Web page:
Author Topic: Say it ain't so Joe, say it aint so.  (Read 1846 times)

Offline DavidA

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Say it ain't so Joe, say it aint so.
« on: November 12, 2016, 04:37:11 PM »
I'm sat here contemplating buying a metal cutting band saw from Machine Mart tomorrow to take advantage of their no VAT offer.  It will save me about 50.

Then I got around to thinking 'Why not just put a metal cutting blade on my small bench top wood cutting band saw?'  And of course I thought that the blade speed would be too fast.

So I did the maths; and the answer is something of a surprise.

The wheel on the motor (blade driving wheel) is about 6" diameter. The motor, according to the plate turns at 1450 rpm.

From this I get 6*Pi = 18.744 inch circumference.

At 1450 rpm this gives me 18.744 * 1450 = 27178.8 inch per minute.

and 27178.8/12 gives 2264.9 feet per minute.

That's a lot considering that a metal cutting band saw runs at around 80 fpm for mild steel.

Can someone tell me where I've got my calculations screwed up ?

Dave.

Edit.  The drive wheel connects direct to the motor shaft; no reduction pulleys.

Offline John Rudd

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Re: Say it ain't so Joe, say it aint so.
« Reply #1 on: November 12, 2016, 04:56:23 PM »
Motor RPM multiplied by the Motor pulley diameter divided by the Driven pulley diameter times the Bandsaw wheel diameter times pi (3.1416) divided by 12 = S.F.P.M.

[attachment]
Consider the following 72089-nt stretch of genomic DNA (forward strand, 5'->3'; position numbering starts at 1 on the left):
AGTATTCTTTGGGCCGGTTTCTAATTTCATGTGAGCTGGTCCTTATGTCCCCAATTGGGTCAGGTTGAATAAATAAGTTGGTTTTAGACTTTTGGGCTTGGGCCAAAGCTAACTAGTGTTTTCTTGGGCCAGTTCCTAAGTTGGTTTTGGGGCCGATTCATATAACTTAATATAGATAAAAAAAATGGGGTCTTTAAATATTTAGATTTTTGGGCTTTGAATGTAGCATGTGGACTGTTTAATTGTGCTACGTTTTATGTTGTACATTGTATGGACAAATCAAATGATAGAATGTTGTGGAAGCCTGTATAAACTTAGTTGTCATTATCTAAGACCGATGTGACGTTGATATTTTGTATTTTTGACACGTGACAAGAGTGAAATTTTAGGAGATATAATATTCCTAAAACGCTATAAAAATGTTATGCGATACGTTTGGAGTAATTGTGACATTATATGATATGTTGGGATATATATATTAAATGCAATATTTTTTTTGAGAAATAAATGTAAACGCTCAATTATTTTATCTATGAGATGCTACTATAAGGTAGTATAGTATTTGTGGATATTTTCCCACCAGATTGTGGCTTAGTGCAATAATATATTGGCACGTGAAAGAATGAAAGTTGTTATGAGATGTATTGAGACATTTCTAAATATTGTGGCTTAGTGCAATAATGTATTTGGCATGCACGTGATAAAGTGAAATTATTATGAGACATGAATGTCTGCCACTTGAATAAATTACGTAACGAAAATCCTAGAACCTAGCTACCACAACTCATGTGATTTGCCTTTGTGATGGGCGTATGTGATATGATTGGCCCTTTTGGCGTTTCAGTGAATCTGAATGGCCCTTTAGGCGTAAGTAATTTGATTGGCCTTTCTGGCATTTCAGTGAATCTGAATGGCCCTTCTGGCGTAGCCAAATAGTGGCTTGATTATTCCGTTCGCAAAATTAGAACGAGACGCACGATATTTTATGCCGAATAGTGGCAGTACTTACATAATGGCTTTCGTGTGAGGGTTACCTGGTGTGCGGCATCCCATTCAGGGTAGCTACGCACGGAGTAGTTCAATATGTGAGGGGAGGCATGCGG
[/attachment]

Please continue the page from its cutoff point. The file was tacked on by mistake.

Motor RPM X Motor pulley diameter / Driven pulley diameter X Bandsaw wheel diameter x 3.1416 / 12 = S.F.P.M.

So from the above I get:
Motor speed= 1425 ( nominal speed for a 4 pole motor)
Driver /driven = 1 because its direct drive
Bandsaw wheel dia = 6"
Plug in the numbers turn the handle....
(6* 3.142)/12*1425= 2238 f/min



Hmmm....too fast enough....needs gearing down...

Joe.... :)
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Offline sparky961

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Re: Say it ain't so Joe, say it aint so.
« Reply #2 on: November 12, 2016, 05:02:35 PM »
I'm sat here contemplating buying a metal cutting band saw from Machine Mart tomorrow to take advantage of their no VAT offer.  It will save me about 50.

For what it's worth, whatever way you decide to go with to introduce a metal cutting band saw into your shop, you will absolutely love it.

I think the horizontal bandsaw is #1 the most important tool in a metal shop.  Vertical bandsaw is ok but not near as versatile.  And of course most of the small 4x6's and such can be used as a vertical in a pinch.

I've found at least a few of these in the used market.  Good restoration project if you're on a tight budget.

Offline DavidA

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Re: Say it ain't so Joe, say it aint so.
« Reply #3 on: November 12, 2016, 05:34:39 PM »
..Hmmm....too fast enough....needs gearing down...


About 28:1

Maybe there is an interesting project in there somewhere. With pictures; naturally.

Anyway, thanks chaps for confirming my suspicions.

Oh God, it's decision time.

Can I really justify spending the money or should I concentrate on converting my existing saw.

I hate these moments.  Need a strong coffee.

Who's that looking over my shoulder. The guy with the horns and the pointy tail ?

Dave

Offline AdeV

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Re: Say it ain't so Joe, say it aint so.